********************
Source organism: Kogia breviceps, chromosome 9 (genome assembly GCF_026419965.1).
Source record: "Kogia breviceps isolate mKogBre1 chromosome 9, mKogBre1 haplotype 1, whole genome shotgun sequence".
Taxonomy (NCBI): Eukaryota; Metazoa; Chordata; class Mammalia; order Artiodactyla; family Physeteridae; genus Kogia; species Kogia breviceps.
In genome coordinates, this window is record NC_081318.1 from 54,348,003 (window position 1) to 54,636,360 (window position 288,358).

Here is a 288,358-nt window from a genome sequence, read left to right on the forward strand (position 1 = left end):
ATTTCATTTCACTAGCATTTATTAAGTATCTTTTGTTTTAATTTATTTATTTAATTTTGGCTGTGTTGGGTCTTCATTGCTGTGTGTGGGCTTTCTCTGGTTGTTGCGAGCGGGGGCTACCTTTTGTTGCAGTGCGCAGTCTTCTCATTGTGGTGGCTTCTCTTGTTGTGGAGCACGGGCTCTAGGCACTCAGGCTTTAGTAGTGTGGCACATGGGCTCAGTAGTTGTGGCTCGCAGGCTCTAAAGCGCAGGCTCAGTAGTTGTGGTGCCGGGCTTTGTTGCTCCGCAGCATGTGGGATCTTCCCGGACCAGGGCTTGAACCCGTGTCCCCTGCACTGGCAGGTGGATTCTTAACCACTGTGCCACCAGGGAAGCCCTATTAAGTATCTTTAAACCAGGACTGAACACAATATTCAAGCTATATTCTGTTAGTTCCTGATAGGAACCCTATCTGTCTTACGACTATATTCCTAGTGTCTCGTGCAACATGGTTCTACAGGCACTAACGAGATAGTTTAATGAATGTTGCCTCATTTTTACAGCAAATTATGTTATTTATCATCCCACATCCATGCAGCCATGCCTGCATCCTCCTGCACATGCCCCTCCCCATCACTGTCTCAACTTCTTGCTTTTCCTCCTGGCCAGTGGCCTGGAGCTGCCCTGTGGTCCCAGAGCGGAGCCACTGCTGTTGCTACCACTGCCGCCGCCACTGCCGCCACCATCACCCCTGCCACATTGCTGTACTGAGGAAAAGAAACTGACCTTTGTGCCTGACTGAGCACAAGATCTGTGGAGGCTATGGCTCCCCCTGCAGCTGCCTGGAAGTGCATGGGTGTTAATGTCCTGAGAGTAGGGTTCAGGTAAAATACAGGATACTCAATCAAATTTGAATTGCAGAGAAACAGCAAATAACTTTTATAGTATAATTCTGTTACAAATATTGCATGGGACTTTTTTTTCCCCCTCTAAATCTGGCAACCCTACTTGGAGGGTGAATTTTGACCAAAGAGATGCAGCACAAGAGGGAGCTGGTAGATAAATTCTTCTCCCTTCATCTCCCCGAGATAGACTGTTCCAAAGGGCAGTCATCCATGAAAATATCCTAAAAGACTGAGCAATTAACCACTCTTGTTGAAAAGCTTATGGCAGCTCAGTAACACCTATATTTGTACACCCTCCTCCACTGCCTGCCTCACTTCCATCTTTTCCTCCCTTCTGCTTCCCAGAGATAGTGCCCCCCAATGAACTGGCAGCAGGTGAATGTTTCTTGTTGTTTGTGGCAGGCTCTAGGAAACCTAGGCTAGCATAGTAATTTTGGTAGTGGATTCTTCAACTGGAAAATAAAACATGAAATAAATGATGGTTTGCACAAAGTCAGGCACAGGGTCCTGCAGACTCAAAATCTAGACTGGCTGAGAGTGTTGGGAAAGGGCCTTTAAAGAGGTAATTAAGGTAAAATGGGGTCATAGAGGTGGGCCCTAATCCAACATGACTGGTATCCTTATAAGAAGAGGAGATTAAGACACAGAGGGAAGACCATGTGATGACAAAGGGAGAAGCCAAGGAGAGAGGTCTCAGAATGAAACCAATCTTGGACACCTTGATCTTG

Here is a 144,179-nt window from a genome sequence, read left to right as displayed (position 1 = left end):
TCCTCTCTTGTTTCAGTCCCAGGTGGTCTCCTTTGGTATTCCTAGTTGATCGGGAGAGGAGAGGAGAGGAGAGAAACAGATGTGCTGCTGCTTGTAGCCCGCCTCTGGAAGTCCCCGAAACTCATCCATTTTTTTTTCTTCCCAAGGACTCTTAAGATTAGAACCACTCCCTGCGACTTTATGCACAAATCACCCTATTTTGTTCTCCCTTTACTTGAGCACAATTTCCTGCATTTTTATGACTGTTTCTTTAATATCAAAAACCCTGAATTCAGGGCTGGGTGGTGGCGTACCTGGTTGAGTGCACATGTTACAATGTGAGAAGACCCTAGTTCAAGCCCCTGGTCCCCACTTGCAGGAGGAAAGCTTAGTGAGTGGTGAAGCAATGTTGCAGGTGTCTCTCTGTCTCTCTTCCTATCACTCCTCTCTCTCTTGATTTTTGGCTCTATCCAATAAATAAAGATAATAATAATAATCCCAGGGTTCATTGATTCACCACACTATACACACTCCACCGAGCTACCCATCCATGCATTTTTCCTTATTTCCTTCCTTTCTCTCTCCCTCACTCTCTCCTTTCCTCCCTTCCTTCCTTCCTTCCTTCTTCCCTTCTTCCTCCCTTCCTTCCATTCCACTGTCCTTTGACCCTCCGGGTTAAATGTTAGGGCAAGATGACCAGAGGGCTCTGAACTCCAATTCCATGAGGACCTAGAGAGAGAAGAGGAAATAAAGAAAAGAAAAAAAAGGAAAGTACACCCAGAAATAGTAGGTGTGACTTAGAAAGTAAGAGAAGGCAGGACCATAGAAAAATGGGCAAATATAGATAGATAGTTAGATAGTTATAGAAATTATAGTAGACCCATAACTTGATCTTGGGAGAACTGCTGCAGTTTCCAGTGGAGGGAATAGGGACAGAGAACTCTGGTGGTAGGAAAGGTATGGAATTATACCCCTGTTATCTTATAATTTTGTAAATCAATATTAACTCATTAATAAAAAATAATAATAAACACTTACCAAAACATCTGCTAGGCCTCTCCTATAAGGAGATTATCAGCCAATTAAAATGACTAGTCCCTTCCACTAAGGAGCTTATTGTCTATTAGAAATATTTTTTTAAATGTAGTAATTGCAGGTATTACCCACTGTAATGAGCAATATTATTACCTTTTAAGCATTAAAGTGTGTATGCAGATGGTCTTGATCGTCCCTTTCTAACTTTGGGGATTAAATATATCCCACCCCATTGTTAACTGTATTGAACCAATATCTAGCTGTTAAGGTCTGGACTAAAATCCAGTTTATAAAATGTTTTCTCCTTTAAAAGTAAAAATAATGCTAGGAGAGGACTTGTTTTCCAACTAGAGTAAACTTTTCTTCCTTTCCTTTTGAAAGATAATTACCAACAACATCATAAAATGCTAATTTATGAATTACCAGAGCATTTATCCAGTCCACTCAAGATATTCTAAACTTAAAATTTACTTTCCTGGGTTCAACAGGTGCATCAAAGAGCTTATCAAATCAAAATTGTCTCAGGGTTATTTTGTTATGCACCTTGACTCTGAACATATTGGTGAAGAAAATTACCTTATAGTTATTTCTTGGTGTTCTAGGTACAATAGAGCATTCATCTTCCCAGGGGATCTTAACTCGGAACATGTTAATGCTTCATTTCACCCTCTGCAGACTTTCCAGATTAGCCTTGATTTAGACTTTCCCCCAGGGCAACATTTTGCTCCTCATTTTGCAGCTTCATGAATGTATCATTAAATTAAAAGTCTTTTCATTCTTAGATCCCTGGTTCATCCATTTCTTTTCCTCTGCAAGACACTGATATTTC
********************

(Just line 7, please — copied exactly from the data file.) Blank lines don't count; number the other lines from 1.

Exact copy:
Here is a 144,179-nt window from a genome sequence, read left to right as displayed (position 1 = left end):